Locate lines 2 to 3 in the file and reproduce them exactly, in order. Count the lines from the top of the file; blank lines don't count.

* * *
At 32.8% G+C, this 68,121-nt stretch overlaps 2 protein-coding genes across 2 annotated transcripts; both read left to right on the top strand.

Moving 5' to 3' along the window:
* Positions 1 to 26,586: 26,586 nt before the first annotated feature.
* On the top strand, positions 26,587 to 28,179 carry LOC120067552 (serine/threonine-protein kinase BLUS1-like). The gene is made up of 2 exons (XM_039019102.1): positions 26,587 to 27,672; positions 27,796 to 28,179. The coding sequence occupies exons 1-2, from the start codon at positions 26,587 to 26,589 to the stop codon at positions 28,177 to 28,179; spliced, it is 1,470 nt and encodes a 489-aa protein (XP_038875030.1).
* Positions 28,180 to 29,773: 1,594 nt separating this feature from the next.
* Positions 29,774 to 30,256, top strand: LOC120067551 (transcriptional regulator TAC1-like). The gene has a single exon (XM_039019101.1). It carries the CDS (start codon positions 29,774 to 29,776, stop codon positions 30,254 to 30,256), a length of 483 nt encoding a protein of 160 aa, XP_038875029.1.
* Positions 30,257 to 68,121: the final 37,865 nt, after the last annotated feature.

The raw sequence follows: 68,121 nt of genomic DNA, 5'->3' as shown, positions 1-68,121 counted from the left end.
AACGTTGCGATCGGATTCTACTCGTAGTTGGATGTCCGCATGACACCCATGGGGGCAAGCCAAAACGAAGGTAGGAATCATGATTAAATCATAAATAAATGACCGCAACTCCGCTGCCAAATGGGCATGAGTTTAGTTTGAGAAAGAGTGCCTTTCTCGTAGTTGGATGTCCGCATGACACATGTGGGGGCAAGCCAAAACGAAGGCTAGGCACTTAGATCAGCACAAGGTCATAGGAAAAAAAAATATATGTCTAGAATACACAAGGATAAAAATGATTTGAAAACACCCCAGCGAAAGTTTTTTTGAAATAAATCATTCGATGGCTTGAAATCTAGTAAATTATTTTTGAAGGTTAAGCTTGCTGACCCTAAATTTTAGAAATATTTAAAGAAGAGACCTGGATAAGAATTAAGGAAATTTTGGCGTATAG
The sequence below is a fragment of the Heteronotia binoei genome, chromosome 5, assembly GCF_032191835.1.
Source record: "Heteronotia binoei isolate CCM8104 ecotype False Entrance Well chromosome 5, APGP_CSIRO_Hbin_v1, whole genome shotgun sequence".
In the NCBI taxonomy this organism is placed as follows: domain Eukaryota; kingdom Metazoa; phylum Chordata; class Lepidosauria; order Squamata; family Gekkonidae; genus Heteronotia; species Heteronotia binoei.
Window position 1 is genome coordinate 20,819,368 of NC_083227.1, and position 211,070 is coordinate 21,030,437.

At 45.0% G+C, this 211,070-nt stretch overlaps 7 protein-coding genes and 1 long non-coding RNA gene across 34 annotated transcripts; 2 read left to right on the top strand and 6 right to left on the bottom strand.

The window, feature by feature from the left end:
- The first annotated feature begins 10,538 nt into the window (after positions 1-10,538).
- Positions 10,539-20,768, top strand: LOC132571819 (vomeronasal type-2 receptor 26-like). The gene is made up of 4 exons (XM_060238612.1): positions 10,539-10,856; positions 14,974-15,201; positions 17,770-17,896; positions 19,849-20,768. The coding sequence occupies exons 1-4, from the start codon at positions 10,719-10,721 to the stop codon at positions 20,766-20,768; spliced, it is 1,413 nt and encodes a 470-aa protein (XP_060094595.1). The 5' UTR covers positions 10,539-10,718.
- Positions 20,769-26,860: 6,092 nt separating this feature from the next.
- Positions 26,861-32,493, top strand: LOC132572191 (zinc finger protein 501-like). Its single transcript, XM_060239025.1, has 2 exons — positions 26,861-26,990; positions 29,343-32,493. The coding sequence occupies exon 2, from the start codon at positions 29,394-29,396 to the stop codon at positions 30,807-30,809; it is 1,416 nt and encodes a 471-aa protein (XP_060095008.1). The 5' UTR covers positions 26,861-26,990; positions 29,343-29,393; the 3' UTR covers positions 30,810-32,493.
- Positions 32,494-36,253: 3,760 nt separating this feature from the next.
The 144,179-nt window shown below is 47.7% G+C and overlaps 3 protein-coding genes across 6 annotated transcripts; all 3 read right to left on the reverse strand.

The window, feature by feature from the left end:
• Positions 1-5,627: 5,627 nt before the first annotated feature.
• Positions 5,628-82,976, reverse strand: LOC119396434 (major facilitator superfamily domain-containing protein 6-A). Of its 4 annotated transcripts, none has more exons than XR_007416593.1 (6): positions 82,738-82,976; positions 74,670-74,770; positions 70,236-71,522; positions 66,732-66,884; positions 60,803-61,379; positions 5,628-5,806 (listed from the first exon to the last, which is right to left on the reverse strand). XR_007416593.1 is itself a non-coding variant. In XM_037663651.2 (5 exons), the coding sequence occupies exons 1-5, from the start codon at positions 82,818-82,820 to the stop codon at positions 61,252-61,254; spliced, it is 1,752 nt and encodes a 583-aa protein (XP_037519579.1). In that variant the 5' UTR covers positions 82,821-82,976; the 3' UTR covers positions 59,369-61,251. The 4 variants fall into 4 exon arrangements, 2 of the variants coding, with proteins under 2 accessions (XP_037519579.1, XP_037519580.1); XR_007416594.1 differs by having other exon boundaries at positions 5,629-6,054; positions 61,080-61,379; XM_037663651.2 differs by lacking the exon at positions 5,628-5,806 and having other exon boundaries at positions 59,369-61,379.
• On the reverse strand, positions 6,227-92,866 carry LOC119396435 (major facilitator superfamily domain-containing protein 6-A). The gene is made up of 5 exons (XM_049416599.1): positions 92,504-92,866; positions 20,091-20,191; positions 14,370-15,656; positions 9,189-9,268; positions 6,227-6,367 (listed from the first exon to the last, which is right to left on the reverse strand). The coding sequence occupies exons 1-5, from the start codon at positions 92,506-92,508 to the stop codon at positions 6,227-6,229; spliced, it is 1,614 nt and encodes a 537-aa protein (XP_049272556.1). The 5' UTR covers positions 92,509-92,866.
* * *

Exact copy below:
Moving 5' to 3' along the window:
* Positions 1 to 26,586: 26,586 nt before the first annotated feature.